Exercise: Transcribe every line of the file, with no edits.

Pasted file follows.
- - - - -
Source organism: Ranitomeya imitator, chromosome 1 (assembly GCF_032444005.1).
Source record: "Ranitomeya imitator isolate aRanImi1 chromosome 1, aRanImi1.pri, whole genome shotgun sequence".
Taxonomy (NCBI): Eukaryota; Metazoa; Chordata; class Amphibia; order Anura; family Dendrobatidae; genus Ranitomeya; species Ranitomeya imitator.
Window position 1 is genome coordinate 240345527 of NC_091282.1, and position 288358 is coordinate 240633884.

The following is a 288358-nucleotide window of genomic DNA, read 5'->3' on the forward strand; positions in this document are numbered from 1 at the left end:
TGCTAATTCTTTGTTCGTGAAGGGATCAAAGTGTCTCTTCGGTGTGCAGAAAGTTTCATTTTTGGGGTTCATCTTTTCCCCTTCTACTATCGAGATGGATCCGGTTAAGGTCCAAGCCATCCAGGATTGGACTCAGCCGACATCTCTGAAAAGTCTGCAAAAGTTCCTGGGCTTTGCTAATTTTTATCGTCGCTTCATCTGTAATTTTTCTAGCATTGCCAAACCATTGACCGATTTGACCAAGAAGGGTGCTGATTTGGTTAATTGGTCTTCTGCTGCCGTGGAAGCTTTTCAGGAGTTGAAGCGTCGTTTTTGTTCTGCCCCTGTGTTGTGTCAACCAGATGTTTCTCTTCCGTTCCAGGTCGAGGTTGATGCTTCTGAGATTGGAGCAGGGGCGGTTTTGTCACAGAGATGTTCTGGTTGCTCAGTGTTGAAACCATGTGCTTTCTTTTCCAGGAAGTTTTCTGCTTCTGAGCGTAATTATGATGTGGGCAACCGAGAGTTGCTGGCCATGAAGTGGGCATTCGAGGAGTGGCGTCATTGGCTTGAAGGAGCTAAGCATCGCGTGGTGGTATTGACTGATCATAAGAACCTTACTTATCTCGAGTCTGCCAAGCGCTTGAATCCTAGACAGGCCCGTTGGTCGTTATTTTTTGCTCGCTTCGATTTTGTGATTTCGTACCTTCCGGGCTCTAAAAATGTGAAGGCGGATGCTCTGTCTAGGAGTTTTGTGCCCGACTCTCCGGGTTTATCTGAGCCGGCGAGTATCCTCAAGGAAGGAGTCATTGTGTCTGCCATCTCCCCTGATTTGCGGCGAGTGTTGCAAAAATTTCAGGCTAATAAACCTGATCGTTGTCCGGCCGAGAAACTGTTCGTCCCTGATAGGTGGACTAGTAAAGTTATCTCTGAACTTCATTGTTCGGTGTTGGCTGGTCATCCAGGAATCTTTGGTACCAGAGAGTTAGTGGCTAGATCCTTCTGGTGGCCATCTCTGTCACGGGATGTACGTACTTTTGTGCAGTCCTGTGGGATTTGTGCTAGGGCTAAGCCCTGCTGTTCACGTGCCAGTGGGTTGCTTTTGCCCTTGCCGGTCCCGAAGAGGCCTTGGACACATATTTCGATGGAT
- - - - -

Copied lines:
Source organism: Ranitomeya imitator, chromosome 1 (assembly GCF_032444005.1).
Source record: "Ranitomeya imitator isolate aRanImi1 chromosome 1, aRanImi1.pri, whole genome shotgun sequence".
Taxonomy (NCBI): Eukaryota; Metazoa; Chordata; class Amphibia; order Anura; family Dendrobatidae; genus Ranitomeya; species Ranitomeya imitator.
Window position 1 is genome coordinate 240345527 of NC_091282.1, and position 288358 is coordinate 240633884.

The following is a 288358-nucleotide window of genomic DNA, read 5'->3' on the forward strand; positions in this document are numbered from 1 at the left end:
TGCTAATTCTTTGTTCGTGAAGGGATCAAAGTGTCTCTTCGGTGTGCAGAAAGTTTCATTTTTGGGGTTCATCTTTTCCCCTTCTACTATCGAGATGGATCCGGTTAAGGTCCAAGCCATCCAGGATTGGACTCAGCCGACATCTCTGAAAAGTCTGCAAAAGTTCCTGGGCTTTGCTAATTTTTATCGTCGCTTCATCTGTAATTTTTCTAGCATTGCCAAACCATTGACCGATTTGACCAAGAAGGGTGCTGATTTGGTTAATTGGTCTTCTGCTGCCGTGGAAGCTTTTCAGGAGTTGAAGCGTCGTTTTTGTTCTGCCCCTGTGTTGTGTCAACCAGATGTTTCTCTTCCGTTCCAGGTCGAGGTTGATGCTTCTGAGATTGGAGCAGGGGCGGTTTTGTCACAGAGATGTTCTGGTTGCTCAGTGTTGAAACCATGTGCTTTCTTTTCCAGGAAGTTTTCTGCTTCTGAGCGTAATTATGATGTGGGCAACCGAGAGTTGCTGGCCATGAAGTGGGCATTCGAGGAGTGGCGTCATTGGCTTGAAGGAGCTAAGCATCGCGTGGTGGTATTGACTGATCATAAGAACCTTACTTATCTCGAGTCTGCCAAGCGCTTGAATCCTAGACAGGCCCGTTGGTCGTTATTTTTTGCTCGCTTCGATTTTGTGATTTCGTACCTTCCGGGCTCTAAAAATGTGAAGGCGGATGCTCTGTCTAGGAGTTTTGTGCCCGACTCTCCGGGTTTATCTGAGCCGGCGAGTATCCTCAAGGAAGGAGTCATTGTGTCTGCCATCTCCCCTGATTTGCGGCGAGTGTTGCAAAAATTTCAGGCTAATAAACCTGATCGTTGTCCGGCCGAGAAACTGTTCGTCCCTGATAGGTGGACTAGTAAAGTTATCTCTGAACTTCATTGTTCGGTGTTGGCTGGTCATCCAGGAATCTTTGGTACCAGAGAGTTAGTGGCTAGATCCTTCTGGTGGCCATCTCTGTCACGGGATGTACGTACTTTTGTGCAGTCCTGTGGGATTTGTGCTAGGGCTAAGCCCTGCTGTTCACGTGCCAGTGGGTTGCTTTTGCCCTTGCCGGTCCCGAAGAGGCCTTGGACACATATTTCGATGGAT